Firdous-Sonia tiff opens debate on market economics
If you have signed into your social media account today, you are highly unlikely to have missed the video of Firdous Ashiq Awan scolding Assistant Commissioner Sonia Sadaf in a Sialkot bazaar, apparently for not doing her job right.
The video went viral and became a national discussion within hours because it had all the ingredients. It is Ramazan, people are fasting and prices are high, but no one seems to take the responsibility. Enter Awan, the Punjab’s CM special assistant on information, finds the quality of fruits to be substandard, grills the AC in charge of the area, publicly.
The incident was filmed and shared on social media. It went viral instantly, leaving people divided over who is wrong and who is right. On one side are people who blame the government as well as public servants (read bureaucrats) for not providing them any relief in prices and on the other side are those questioning the language and manner in which Awan spoke to a “respected civil servant”. (Firdous Ashiq apologised on Monday)
At the centre of this debate lies the role of civil servants, which has divided people as well. Some argue that bureaucrats are responsible for price stability, but when they fail to deliver, they are not unaccounted for. Others argue, including Sadaf’s batchmates, that she or any AC for that matter is not responsible for ensuring the quality of fruit and thus Awan’s public questioning of Sadaf was uncalled for.
So who exactly is responsible for price stability? And should the government even fix prices in a free market economy like Pakistan’s?
The existing mechanism is complex. We are a free market, but we try to fix prices at the same time. A prominent economist tells me that we need to decide whether we are a free market economy or a welfare economy. When you choose to be a welfare economy, the government also buys stocks and dumps them in the market when prices start to go up. So by selling its stock, the government forces hoarders and profiteers to sell at market prices.
In a free market, you can’t fix prices. The government tries to enforce it through public announcements or court orders, but it doesn’t work like that. In a free market, prices are left to the market forces of demand and supply. However, the government, competition commission for example, should make sure monopolies and cartels don’t develop. (So yes, the government can ensure that the price of electricity or gas or petrol is managed, cartels or monopolies don’t develop in the sugar sector. But this is linked also to infrastructure costs).
In a free market, there is no concept of hoarding either. You can’t force traders to sell if they don’t want to because they are looking to make a good profit.
Regardless of which system you choose, the role of the government is crucial. Even in the west, where prices depend on market forces, the government ensures competition. They have policies that support farmers markets where people can buy quality produce at lower prices, but our markets are dominated by arthis (middle men or agents).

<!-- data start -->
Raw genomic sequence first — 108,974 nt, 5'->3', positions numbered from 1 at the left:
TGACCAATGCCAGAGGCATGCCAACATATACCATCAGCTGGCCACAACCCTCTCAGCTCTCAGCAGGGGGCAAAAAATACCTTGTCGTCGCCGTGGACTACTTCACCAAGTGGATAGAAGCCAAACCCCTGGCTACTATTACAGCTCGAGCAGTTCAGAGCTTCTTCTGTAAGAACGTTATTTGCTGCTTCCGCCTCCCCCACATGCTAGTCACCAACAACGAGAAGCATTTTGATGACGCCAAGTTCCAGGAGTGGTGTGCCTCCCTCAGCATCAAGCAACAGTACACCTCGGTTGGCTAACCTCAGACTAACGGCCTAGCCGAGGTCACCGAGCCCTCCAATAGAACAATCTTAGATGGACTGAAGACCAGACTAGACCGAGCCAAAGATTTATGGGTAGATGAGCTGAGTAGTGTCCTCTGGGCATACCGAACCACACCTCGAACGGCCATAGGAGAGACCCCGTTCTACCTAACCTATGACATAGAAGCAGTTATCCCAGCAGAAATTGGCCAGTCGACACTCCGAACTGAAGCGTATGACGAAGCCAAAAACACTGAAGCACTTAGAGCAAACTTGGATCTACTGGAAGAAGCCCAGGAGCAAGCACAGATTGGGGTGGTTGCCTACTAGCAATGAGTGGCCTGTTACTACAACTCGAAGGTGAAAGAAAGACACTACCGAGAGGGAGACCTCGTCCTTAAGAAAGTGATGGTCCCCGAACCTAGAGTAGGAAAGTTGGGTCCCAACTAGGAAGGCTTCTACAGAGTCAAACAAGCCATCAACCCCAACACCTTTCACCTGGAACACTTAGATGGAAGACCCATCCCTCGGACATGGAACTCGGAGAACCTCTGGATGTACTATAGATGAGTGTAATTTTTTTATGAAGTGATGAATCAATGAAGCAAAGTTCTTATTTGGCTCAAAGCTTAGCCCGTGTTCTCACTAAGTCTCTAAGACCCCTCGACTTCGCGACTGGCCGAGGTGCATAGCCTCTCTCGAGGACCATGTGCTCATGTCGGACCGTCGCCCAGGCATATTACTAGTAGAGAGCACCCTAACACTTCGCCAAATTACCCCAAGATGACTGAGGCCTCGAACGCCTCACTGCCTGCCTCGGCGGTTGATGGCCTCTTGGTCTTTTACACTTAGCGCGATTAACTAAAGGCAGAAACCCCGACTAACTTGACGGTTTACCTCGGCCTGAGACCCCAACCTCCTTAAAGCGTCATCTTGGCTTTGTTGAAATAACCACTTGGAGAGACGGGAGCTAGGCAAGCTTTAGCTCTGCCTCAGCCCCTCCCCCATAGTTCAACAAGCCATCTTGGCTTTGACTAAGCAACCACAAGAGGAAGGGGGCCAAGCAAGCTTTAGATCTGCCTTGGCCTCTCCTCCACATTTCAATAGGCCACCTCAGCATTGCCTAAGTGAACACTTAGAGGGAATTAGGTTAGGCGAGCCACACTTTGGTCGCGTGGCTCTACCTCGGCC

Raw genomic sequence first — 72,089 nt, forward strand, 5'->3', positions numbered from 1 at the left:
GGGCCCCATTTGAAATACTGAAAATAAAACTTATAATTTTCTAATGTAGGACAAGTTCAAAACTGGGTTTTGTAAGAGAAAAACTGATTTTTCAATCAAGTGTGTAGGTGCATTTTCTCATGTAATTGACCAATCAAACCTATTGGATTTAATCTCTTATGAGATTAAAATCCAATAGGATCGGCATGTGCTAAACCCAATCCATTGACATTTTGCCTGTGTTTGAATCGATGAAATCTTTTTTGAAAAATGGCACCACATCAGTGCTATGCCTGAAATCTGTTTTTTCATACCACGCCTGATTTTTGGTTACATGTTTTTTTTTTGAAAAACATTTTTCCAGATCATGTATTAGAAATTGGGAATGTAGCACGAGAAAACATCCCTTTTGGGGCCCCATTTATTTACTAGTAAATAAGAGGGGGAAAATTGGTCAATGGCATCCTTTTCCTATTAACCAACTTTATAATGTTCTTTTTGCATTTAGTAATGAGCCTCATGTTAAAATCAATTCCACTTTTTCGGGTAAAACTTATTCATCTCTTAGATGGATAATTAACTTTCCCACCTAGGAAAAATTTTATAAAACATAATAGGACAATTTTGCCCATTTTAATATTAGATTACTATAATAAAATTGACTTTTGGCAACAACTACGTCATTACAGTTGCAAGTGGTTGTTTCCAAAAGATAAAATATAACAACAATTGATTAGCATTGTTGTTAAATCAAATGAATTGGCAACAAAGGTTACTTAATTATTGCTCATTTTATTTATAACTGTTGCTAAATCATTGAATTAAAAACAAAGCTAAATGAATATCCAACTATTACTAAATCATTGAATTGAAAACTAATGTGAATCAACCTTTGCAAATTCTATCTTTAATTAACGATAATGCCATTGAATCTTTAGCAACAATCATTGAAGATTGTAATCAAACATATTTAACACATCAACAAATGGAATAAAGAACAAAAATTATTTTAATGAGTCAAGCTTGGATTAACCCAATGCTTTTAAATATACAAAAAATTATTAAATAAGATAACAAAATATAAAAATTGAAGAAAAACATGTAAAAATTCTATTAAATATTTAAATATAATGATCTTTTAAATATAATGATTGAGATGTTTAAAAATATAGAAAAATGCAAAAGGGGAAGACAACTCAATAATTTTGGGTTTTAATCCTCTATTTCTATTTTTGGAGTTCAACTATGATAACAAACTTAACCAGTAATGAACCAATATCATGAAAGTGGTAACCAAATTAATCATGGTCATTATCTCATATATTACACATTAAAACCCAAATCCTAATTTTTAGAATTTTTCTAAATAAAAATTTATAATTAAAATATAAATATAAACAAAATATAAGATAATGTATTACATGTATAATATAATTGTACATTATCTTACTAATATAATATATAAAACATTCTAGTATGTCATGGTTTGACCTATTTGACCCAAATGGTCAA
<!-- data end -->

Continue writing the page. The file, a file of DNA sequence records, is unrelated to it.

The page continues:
An arthi also plays the role of a financier for farmers who usually do not have enough resources to grow food, let alone transport it to the mandi. They charge a commission, which pushes prices up. In the past, wholesalers would send prices to the commissioner’s office, who would then issue a price list. There used to be price committees to determine the price every day. These committees would witness auctions and decide prices accordingly. These practices have vanished over time and prices are not decided based on demand-supply estimates nor do they take into account input costs. The price determination mechanism is weak, which results in a gap between government prices and market prices.
To monitor hoarding, the government fixes prices of some 40 to 50 essential commodities including fruit, vegetables, meat, chicken, and milk. After the 18th Amendment, price stability became the responsibility of the provincial government, but they have to use civil servants to enforce these prices because of the latter’s magisterial powers to impose fines. The problem, however, is when they don’t monitor or fail to enforce prices; people don’t get relief.
For the system to function, public servants have to increase their oversight of markets by physically visiting shops. Their presence makes a big difference, but there is an element of corruption as well. Sellers often complain that they have to bribe the officers to avoid fines.
One way to counter this menace is farmers markets. The government can allocate space to farmers to set up their own shops and eliminate commission agents or middlemen. For example, there is enough space at City Station in Karachi where farmers can come and set up their market. You can do this all over the city.